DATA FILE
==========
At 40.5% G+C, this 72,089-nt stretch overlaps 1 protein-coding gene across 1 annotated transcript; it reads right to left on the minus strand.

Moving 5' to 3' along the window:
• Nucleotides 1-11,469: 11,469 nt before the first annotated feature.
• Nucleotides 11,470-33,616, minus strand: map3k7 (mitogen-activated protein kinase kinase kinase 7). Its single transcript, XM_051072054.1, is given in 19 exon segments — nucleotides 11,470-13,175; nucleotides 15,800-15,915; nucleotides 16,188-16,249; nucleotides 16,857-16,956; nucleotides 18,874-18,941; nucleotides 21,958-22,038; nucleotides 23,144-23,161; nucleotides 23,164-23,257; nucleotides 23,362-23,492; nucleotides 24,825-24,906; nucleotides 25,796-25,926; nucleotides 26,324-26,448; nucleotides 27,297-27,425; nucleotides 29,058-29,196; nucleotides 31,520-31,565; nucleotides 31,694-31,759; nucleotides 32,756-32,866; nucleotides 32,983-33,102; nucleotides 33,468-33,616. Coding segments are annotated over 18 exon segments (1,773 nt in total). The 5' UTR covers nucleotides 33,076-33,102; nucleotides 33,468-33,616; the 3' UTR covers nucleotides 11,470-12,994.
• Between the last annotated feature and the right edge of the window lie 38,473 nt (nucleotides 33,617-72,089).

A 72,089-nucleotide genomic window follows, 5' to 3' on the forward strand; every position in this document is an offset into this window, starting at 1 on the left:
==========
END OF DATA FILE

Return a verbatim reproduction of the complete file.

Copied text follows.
At 40.5% G+C, this 72,089-nt stretch overlaps 1 protein-coding gene across 1 annotated transcript; it reads right to left on the minus strand.

Moving 5' to 3' along the window:
• Nucleotides 1-11,469: 11,469 nt before the first annotated feature.
• Nucleotides 11,470-33,616, minus strand: map3k7 (mitogen-activated protein kinase kinase kinase 7). Its single transcript, XM_051072054.1, is given in 19 exon segments — nucleotides 11,470-13,175; nucleotides 15,800-15,915; nucleotides 16,188-16,249; nucleotides 16,857-16,956; nucleotides 18,874-18,941; nucleotides 21,958-22,038; nucleotides 23,144-23,161; nucleotides 23,164-23,257; nucleotides 23,362-23,492; nucleotides 24,825-24,906; nucleotides 25,796-25,926; nucleotides 26,324-26,448; nucleotides 27,297-27,425; nucleotides 29,058-29,196; nucleotides 31,520-31,565; nucleotides 31,694-31,759; nucleotides 32,756-32,866; nucleotides 32,983-33,102; nucleotides 33,468-33,616. Coding segments are annotated over 18 exon segments (1,773 nt in total). The 5' UTR covers nucleotides 33,076-33,102; nucleotides 33,468-33,616; the 3' UTR covers nucleotides 11,470-12,994.
• Between the last annotated feature and the right edge of the window lie 38,473 nt (nucleotides 33,617-72,089).

A 72,089-nucleotide genomic window follows, 5' to 3' on the forward strand; every position in this document is an offset into this window, starting at 1 on the left: